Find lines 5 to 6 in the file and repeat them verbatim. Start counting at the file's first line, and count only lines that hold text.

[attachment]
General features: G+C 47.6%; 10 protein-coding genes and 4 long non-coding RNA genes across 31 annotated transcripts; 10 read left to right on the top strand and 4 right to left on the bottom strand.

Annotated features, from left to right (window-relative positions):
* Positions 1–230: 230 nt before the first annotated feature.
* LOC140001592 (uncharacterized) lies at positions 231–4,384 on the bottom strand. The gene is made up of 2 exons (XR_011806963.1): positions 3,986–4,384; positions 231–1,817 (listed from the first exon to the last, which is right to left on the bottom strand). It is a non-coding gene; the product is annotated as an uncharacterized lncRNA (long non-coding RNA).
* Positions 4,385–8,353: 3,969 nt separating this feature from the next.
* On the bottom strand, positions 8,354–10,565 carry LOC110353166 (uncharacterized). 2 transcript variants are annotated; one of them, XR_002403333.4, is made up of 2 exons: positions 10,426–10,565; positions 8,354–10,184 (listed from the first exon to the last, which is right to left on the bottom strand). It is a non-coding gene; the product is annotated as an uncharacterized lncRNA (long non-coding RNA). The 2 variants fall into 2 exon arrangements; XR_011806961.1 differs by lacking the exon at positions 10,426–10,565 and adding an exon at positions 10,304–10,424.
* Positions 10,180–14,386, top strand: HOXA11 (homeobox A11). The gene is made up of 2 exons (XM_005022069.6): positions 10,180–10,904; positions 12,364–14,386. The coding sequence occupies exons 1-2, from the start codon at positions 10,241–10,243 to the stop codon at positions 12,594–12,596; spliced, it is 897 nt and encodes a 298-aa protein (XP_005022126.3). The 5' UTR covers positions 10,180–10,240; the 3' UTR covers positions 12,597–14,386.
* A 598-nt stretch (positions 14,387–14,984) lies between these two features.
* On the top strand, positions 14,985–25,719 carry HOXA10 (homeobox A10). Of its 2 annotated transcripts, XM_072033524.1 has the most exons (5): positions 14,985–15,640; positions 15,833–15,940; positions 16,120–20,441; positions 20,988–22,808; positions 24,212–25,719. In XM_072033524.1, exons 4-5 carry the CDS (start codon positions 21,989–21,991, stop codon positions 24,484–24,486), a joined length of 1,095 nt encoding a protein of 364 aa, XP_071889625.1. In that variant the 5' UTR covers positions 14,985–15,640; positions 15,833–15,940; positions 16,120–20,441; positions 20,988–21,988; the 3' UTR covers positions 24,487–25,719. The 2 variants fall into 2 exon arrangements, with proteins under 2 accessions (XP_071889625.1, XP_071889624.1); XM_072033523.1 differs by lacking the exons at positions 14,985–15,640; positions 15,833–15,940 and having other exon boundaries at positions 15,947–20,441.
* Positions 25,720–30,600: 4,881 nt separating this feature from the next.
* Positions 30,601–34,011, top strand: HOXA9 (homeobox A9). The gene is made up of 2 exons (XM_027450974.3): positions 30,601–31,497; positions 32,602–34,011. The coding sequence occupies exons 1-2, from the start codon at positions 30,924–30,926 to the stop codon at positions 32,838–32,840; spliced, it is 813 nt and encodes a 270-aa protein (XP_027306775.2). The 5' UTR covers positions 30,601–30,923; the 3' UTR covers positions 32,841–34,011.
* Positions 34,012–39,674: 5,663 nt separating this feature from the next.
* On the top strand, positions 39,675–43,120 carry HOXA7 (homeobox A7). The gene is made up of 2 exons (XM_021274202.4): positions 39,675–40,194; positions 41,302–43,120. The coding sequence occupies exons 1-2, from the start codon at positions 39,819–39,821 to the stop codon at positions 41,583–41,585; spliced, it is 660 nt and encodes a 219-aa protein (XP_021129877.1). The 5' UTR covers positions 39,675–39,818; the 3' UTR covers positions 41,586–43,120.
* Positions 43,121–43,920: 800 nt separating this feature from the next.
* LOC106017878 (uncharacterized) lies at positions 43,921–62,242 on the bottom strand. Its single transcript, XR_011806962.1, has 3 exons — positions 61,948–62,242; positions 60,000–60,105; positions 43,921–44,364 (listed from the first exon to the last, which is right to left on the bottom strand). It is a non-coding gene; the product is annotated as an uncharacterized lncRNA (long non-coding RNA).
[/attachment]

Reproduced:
* Positions 4,385–8,353: 3,969 nt separating this feature from the next.
* On the bottom strand, positions 8,354–10,565 carry LOC110353166 (uncharacterized). 2 transcript variants are annotated; one of them, XR_002403333.4, is made up of 2 exons: positions 10,426–10,565; positions 8,354–10,184 (listed from the first exon to the last, which is right to left on the bottom strand). It is a non-coding gene; the product is annotated as an uncharacterized lncRNA (long non-coding RNA). The 2 variants fall into 2 exon arrangements; XR_011806961.1 differs by lacking the exon at positions 10,426–10,565 and adding an exon at positions 10,304–10,424.